Also within days of the EMP strike, it will become quickly apparent that law enforcement can no longer communicate effectively, thereby disabling their ability to maintain law and order. Looting will likely ensue shortly thereafter.
In addition, dangerous and disruptive aftershocks of this crisis will being to occur on a national scale. For instance, all across the US, flooding, fires and town-leveling explosions will begin to erupt without warning. Not only will many homes and businesses burn to the ground due to the initial electromagnetic wave that causes smaller scale electrical fires, but when entire utility substations begin to leak millions of gallons of flammable-toxic liquids, this will result in major cataclysms.
But regardless of proximity to massive ecological disasters and multi-kiloton gasoline blasts, there will be hundreds of millions of personal crises occurring. After seven days of people not having been able to use their credit/debit cards to make transactions, nationwide looting in even rural areas will become commonplace.
There will be a temporary run on the banks, but since cash isn’t nearly as common these days, most people will be forced to resort to theft and bartering in order to feed themselves and their loved ones.
Through the culmination of depleted consumer grocery/retail goods, the widespread coordination breakdown and manpower deficiencies of emergency services, and a total information blackout of communication, including the blanket of darkness at night, the state of the union at seven days after an EMP would, in essence, be one of nationwide disorder.
The US would begin its descent into an epidemic of anarchy.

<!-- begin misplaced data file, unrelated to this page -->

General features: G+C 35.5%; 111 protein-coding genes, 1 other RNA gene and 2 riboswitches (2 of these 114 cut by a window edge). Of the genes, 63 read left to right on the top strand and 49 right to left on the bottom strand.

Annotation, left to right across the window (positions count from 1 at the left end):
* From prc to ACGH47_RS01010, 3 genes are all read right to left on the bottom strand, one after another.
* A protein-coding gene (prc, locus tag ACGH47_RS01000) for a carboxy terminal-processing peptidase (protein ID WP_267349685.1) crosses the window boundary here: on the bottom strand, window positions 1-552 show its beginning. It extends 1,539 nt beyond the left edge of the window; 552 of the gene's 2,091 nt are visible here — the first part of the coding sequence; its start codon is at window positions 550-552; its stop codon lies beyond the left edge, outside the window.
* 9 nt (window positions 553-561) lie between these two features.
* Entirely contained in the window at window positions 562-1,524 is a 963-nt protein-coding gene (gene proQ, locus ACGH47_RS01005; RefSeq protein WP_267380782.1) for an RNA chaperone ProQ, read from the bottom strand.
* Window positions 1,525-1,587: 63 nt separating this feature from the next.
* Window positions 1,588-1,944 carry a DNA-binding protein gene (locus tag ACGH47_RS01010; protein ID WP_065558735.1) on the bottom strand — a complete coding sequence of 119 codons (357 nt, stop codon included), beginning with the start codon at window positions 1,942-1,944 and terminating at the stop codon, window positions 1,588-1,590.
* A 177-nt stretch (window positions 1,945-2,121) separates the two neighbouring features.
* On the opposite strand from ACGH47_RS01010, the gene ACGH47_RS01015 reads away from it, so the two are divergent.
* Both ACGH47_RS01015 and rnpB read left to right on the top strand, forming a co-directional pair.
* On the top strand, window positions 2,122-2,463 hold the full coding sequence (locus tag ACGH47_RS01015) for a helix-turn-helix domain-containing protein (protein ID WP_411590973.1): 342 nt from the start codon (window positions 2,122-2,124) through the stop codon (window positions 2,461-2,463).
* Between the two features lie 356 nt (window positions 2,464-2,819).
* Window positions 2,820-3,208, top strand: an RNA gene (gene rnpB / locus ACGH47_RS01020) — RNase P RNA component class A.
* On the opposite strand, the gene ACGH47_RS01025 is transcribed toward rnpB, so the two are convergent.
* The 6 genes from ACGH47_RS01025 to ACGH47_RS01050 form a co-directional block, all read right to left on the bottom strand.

At this point, not only would the federal, state and local government be rendered practically useless, but even if they were able to maintain a certain level of solvency, they wouldn’t have the ability to communicate with the population at large.
Virtually everyone, regardless of wealth status, creed, race or gender, will have no possible way of accessing their electronically held funds … and because of the relative newness of the crisis, most people will not yet have thought to adopt the barter system to slow the nation’s economic hemorrhaging.
One week after an EMP, each household and individual will have to provide for and protect themselves, carrying the tremendous weight of the same fundamental responsibilities and capacities that the national law enforcement, military, civil government, and US economic system had been carrying only a week ago. And since everyone now will have become hopelessly impoverished, having most likely burned through the contents of their pantries at this point, then the US population at large will have reached a maximum state of confusion and desperation … as it takes its final dive into utter chaos.
A Crisis of Confusion
In a way, it isn’t a forgone conclusion to suspect that FEMA will not have to round up a single person to check in at their nationwide franchises. No, most people will probably elect to check themselves in for a free meal and “secure” lodging. Martial law would be the next step.
Yet in such a crisis, there will be a good bit of hope for those of us who have adequately prepared ourselves in advance. Not only will we have the cover of darkness shielding our escape to the backwoods, but confusion tends to obfuscate the movements and actions of the tactically wise and strategically sound. And so, in the event of an EMP, I would like to say…
On that darkened day of calamity, you fellow vigilant Off The Gridders: I wish you and all of your loved ones a safe, speedy bugout and a flourishing homestead thereafter.
What would you add to this picture of an America, post-EMP? Share your thoughts in the section below: